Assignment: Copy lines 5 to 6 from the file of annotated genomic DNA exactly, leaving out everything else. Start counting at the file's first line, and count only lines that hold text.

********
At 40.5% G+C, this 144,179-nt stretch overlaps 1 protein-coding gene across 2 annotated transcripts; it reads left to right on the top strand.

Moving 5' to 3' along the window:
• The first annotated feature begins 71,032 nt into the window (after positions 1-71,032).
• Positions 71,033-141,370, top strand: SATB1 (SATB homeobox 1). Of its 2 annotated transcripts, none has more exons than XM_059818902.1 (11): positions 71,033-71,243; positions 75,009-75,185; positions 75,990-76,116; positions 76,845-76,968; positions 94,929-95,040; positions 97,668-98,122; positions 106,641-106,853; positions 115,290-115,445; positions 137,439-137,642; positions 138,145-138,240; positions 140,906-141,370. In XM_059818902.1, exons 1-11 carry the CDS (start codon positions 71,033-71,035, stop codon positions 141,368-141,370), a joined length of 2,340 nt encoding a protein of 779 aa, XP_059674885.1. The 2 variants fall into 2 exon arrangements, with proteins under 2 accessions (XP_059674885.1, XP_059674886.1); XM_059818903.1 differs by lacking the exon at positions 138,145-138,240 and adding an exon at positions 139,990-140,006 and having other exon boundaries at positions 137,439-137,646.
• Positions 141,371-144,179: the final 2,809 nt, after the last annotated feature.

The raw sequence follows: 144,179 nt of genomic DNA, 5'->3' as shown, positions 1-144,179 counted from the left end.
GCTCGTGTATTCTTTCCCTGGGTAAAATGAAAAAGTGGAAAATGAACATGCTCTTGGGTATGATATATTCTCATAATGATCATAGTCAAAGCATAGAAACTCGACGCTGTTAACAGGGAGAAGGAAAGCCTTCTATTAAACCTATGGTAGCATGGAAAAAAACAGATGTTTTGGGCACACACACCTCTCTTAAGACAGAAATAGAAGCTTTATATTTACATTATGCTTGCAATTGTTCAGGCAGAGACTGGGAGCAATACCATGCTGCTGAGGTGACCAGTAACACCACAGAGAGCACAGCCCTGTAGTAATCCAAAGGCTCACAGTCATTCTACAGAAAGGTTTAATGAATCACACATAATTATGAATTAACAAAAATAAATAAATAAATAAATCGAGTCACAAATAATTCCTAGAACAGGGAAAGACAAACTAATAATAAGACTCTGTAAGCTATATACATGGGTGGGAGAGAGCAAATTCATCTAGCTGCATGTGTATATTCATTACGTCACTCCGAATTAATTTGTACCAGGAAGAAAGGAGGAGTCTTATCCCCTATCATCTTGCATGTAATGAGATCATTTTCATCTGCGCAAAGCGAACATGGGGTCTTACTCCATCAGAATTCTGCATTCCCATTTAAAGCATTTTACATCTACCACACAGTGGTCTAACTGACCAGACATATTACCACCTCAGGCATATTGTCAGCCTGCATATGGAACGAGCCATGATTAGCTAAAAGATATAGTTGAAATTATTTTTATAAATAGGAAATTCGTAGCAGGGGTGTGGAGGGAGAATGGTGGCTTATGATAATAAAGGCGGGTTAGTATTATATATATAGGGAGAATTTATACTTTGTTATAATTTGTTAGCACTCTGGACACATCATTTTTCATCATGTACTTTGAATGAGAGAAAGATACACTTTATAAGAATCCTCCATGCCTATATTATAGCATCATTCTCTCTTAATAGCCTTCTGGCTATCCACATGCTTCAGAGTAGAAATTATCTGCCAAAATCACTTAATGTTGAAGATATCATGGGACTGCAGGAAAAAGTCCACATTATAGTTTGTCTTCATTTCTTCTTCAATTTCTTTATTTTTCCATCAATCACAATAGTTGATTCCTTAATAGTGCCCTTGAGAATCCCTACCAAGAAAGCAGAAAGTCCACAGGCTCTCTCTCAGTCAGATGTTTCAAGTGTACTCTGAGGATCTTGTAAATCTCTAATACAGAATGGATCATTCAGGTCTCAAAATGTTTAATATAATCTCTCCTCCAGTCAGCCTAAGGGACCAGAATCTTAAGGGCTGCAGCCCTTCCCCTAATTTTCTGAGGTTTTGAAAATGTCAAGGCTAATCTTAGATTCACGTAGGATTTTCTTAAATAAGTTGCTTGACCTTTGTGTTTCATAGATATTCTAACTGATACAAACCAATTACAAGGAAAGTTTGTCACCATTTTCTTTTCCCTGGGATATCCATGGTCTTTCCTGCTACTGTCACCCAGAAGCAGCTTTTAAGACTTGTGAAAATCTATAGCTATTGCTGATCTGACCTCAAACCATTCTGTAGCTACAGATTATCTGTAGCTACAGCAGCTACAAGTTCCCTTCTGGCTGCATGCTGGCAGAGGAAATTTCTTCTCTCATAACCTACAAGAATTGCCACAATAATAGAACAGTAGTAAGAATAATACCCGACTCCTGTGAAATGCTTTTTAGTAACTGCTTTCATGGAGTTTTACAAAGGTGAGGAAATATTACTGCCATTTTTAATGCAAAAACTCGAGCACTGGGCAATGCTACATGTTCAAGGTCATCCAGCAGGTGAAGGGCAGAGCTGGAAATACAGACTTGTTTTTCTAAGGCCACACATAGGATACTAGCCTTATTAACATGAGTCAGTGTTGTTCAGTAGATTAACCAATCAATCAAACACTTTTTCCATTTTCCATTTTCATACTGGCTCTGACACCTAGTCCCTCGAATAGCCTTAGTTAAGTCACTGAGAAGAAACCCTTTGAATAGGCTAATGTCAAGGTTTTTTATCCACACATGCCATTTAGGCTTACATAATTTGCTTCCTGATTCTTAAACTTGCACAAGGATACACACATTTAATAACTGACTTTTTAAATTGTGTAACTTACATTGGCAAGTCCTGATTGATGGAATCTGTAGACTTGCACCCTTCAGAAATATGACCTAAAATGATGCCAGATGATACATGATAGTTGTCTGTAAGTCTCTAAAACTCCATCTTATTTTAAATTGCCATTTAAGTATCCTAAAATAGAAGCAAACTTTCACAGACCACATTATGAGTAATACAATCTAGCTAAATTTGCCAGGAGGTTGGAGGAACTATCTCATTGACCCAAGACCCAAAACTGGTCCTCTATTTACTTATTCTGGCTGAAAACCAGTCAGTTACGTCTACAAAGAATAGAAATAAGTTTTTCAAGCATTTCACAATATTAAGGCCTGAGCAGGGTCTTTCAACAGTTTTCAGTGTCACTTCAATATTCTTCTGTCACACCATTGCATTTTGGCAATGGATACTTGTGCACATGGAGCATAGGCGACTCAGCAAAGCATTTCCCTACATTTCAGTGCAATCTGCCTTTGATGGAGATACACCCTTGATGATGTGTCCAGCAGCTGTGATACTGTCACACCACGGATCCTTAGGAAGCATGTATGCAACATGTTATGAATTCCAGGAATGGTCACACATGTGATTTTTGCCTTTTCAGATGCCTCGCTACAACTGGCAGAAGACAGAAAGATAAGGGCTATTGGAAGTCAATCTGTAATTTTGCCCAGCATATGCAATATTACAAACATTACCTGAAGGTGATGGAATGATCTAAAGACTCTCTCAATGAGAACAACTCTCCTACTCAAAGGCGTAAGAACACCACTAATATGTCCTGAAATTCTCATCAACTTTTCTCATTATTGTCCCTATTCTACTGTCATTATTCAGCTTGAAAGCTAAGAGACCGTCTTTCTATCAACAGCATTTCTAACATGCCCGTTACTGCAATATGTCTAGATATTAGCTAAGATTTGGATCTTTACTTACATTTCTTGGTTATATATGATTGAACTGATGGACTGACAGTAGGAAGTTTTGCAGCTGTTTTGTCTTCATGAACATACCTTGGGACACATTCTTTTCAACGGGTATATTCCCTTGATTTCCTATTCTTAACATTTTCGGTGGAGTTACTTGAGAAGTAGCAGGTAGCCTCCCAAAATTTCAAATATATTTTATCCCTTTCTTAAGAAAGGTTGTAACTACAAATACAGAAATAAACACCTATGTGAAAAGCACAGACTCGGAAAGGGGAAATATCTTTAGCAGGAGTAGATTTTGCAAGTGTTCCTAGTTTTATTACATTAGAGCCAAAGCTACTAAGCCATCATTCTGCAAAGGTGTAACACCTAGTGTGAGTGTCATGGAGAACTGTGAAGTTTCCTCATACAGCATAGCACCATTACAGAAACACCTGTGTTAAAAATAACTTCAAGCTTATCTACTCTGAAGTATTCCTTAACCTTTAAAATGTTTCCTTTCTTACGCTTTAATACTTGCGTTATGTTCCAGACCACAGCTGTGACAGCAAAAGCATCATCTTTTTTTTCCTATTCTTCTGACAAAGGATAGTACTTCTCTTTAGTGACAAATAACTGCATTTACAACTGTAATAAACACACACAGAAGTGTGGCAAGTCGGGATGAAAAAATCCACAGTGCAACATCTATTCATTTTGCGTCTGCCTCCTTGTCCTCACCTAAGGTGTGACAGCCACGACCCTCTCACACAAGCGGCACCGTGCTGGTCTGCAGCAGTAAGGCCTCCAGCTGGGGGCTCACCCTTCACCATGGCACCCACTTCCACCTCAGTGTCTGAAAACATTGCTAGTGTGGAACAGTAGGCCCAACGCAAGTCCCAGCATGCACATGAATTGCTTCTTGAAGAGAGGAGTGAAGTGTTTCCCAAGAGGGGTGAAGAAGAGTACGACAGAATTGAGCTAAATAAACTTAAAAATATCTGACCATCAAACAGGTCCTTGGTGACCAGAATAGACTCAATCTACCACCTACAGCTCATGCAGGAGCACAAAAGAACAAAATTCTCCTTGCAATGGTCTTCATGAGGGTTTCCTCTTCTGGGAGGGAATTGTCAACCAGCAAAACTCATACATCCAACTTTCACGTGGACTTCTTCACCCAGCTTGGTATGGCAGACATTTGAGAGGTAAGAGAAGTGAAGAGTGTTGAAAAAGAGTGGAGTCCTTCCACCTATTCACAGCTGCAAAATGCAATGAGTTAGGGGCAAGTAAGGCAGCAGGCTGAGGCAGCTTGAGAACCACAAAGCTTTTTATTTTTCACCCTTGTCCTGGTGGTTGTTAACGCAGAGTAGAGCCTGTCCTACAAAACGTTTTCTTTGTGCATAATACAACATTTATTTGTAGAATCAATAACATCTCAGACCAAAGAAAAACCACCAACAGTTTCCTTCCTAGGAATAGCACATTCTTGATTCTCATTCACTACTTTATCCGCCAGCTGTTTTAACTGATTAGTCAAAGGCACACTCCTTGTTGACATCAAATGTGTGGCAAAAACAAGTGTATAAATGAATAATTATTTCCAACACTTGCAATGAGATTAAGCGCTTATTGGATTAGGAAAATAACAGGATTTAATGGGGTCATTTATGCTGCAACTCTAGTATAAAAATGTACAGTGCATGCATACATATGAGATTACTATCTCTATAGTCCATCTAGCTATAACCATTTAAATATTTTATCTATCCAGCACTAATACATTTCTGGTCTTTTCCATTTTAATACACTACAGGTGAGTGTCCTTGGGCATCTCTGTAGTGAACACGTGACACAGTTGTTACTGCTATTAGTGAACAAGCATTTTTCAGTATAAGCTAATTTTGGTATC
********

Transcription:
• Positions 141,371-144,179: the final 2,809 nt, after the last annotated feature.

The raw sequence follows: 144,179 nt of genomic DNA, 5'->3' as shown, positions 1-144,179 counted from the left end.